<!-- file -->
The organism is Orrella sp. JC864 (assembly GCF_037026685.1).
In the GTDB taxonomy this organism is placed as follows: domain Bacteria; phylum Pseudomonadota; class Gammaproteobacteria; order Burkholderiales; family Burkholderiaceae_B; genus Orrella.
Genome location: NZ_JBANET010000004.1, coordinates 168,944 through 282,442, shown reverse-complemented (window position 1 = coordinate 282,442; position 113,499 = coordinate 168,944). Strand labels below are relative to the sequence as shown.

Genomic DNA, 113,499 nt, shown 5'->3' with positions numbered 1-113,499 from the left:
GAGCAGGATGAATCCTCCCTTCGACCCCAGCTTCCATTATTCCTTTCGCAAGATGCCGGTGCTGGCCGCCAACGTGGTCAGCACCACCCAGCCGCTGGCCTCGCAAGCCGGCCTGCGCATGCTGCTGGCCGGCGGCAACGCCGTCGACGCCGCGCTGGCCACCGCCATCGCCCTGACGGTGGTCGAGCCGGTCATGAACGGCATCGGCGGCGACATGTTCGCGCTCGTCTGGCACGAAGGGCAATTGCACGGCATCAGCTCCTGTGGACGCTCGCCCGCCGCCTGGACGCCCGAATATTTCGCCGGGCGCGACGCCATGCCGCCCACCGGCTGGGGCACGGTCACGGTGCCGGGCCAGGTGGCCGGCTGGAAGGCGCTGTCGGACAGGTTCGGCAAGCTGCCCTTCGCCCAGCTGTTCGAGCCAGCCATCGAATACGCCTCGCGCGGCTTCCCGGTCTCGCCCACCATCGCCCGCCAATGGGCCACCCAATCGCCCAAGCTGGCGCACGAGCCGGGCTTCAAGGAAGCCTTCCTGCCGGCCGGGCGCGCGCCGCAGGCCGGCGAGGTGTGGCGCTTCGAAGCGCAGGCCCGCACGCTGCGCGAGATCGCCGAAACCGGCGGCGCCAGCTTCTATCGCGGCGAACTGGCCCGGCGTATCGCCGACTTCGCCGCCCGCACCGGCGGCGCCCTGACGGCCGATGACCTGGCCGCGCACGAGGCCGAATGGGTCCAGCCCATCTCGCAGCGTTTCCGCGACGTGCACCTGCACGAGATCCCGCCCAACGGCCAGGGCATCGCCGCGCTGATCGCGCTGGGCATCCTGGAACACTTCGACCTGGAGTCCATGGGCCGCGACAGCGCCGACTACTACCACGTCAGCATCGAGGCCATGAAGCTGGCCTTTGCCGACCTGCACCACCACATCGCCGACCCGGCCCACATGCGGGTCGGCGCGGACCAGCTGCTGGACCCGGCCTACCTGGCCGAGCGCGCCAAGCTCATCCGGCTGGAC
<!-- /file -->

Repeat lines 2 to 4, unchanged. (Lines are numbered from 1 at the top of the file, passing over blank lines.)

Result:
In the GTDB taxonomy this organism is placed as follows: domain Bacteria; phylum Pseudomonadota; class Gammaproteobacteria; order Burkholderiales; family Burkholderiaceae_B; genus Orrella.
Genome location: NZ_JBANET010000004.1, coordinates 168,944 through 282,442, shown reverse-complemented (window position 1 = coordinate 282,442; position 113,499 = coordinate 168,944). Strand labels below are relative to the sequence as shown.

Genomic DNA, 113,499 nt, shown 5'->3' with positions numbered 1-113,499 from the left: